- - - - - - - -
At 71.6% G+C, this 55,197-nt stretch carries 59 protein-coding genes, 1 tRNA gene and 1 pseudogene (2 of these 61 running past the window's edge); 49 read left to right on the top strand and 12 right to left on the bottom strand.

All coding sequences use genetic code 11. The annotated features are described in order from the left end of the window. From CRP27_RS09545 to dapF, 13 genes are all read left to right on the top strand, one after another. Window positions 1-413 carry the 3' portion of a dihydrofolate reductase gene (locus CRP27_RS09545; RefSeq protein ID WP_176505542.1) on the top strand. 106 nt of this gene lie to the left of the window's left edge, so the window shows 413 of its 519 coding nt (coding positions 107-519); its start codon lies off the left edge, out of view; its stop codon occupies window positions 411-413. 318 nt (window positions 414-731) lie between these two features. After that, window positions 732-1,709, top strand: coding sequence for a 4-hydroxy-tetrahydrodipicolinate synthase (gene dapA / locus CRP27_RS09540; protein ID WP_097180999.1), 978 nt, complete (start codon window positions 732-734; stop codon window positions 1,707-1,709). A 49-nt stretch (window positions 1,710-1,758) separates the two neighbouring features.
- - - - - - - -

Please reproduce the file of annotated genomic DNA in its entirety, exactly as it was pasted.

At 71.6% G+C, this 55,197-nt stretch carries 59 protein-coding genes, 1 tRNA gene and 1 pseudogene (2 of these 61 running past the window's edge); 49 read left to right on the top strand and 12 right to left on the bottom strand.

All coding sequences use genetic code 11. The annotated features are described in order from the left end of the window. From CRP27_RS09545 to dapF, 13 genes are all read left to right on the top strand, one after another. Window positions 1-413 carry the 3' portion of a dihydrofolate reductase gene (locus CRP27_RS09545; RefSeq protein ID WP_176505542.1) on the top strand. 106 nt of this gene lie to the left of the window's left edge, so the window shows 413 of its 519 coding nt (coding positions 107-519); its start codon lies off the left edge, out of view; its stop codon occupies window positions 411-413. 318 nt (window positions 414-731) lie between these two features. After that, window positions 732-1,709, top strand: coding sequence for a 4-hydroxy-tetrahydrodipicolinate synthase (gene dapA / locus CRP27_RS09540; protein ID WP_097180999.1), 978 nt, complete (start codon window positions 732-734; stop codon window positions 1,707-1,709). A 49-nt stretch (window positions 1,710-1,758) separates the two neighbouring features.